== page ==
NAVA’s publication Good Flag, Bad Flag provides five principles of flag design:
- Keep It Simple. The flag should be so simple that a child can draw it from memory…
- Use Meaningful Symbolism. The flag’s images, colors, or patterns should relate to what it symbolizes…
- Use 2 or 3 Basic Colors. Limit the number of colors on the flag to three which contrast well and come from the standard color set…
- No Lettering or Seals. Never use writing on any kind or an organization’s seal…
- Be Distinctive or Be Related. Avoid duplicating other flags, but use similarities to show connections…
In a handy image:
Click on the cover images below for PDFs of the 14-page booklet, with explanations and examples, in the language of your choice. Keep scrolling down for other flag design resources.
These principles of good flag design distill the wisdom of many people who have written on the subject, including Philippe Bondurand, Frederick Brownell, William Crampton, Michael Faul, Jim Ferrigan, Richard Gideon, Kevin Harrington, Lee Herold, Ralph Kelly, Rich Kenny, David Martucci, Clay Moss, Peter Orenski, Whitney Smith, Steve Tyson, Henry Untermeyer, and Alfred Znamierowski. Compiled by Ted Kaye in 2006. Booklet design by Melissa Meiner. Good Flag, Bad Flag is also available as a booklet (ISBN-13: 978–0–9747728–1–3, ISBN-10: 0–9747728–1–X); Amazon sells it for $2.99.
Other Flag Design Resources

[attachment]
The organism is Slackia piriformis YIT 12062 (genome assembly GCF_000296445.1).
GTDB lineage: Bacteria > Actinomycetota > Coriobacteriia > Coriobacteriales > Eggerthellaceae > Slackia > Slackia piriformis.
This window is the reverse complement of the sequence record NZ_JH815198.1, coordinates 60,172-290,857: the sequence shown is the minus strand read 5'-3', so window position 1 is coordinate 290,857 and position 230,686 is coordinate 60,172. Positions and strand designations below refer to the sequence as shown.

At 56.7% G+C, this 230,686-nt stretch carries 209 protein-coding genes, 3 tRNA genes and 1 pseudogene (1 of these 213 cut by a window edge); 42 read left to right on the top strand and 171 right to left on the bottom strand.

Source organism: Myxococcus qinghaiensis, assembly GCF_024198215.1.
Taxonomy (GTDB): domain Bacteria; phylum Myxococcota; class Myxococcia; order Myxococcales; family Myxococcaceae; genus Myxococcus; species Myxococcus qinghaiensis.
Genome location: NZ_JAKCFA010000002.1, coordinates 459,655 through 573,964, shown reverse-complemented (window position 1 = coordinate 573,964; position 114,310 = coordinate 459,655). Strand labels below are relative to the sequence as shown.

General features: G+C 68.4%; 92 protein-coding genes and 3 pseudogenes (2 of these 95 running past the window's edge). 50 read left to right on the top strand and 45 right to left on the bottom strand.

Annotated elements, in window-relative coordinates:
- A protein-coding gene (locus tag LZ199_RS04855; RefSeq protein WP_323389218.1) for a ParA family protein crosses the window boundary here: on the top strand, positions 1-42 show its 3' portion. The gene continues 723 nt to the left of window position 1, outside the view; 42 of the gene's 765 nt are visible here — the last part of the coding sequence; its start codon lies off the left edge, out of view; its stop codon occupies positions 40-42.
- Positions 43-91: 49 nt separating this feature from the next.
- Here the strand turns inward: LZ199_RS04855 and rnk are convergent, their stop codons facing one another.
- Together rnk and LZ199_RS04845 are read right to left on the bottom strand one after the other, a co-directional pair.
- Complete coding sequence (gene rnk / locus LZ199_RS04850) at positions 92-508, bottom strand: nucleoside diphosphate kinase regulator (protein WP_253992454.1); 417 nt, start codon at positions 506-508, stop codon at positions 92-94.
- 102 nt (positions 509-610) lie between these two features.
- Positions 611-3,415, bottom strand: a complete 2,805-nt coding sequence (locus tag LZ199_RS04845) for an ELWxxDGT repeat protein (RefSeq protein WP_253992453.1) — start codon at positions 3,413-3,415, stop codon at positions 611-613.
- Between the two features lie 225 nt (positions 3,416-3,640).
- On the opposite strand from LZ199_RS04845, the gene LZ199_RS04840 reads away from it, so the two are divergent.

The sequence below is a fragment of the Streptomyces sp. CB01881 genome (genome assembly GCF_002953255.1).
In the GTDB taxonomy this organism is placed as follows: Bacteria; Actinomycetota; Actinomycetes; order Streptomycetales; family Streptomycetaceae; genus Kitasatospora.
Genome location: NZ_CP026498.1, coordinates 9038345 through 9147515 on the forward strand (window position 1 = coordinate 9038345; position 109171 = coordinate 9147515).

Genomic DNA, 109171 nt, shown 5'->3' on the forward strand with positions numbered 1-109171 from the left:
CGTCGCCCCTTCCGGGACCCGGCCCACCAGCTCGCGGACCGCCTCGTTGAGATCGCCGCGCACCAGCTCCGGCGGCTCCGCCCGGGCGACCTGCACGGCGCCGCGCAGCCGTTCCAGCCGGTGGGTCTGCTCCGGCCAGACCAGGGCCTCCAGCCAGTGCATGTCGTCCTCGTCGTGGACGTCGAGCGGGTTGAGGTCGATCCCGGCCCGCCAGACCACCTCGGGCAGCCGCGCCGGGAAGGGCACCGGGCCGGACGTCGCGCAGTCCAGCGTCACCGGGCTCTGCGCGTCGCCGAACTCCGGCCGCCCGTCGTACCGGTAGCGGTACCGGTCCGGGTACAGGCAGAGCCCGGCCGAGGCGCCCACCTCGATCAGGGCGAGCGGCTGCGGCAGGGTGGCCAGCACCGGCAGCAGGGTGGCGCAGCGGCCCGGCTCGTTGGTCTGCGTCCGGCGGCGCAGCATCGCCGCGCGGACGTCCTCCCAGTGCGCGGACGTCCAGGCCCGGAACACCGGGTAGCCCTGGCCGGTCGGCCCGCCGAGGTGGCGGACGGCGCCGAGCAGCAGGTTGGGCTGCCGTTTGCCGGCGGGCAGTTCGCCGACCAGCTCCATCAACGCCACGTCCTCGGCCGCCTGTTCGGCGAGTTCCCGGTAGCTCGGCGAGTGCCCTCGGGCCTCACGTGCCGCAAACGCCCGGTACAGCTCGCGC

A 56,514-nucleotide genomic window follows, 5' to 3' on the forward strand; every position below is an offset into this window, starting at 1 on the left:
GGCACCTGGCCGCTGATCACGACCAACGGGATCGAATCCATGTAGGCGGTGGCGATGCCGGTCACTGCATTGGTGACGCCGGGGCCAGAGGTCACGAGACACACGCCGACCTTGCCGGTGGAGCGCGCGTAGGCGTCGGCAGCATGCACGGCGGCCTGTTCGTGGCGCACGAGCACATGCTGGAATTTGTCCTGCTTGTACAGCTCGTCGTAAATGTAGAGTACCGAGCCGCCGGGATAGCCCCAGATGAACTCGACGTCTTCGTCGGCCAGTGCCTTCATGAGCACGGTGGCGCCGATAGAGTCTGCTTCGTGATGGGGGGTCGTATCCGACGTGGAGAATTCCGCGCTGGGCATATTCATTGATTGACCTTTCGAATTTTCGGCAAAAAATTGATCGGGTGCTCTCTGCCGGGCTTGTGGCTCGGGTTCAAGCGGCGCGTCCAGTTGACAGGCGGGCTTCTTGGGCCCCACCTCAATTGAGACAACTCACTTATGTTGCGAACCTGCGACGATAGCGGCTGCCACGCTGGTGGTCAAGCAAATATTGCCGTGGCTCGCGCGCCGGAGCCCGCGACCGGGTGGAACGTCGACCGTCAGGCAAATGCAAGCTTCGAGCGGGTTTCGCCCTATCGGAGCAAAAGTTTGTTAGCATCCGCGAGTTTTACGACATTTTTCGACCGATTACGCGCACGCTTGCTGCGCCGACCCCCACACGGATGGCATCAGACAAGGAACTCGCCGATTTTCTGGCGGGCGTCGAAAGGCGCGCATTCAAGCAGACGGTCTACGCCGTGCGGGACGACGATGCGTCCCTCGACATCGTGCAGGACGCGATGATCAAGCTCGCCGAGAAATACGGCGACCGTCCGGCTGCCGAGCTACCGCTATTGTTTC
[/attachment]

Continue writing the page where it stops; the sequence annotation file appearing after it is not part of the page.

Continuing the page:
Good Flag, Bad Flag formed the basis for this popular TED Talk (the first such talk on vexillology) by Roman Mars, featuring audio clips of Ted Kaye:
Red Peak (aotearoaflag.tumblr.com) is example of an effective social media campaign for flag adoption. Though the design ultimately lost in the popular vote for a potential successor to the current flag of New Zealand, online organizing around the simple design and the vision behind it, nicely documented by the Tumblr site, convinced the national government to add “Red Peak” to the ballot as a fifth option, even after the four official finalists had been announced.
Here are some other resources that may be helpful, though they are more complicated than the five simple rules of Good Flag, Bad Flag:
- The New Zealand government’s Flag Design Guidelines for creating proposals in the early stage of their crowd-sourced flag change process
- Materials Jonathan Parsons created for UK primary school teachers to lead their classes in proposing flags for their local communities, part of the 2015 Flag Project of the British Parliament
- The Report on the Guiding Principles of Flag Design by the Joint Commission on Vexillographic Principles of the North American Vexillological Association/Association nord-américaine de vexillologie and The Flag Institute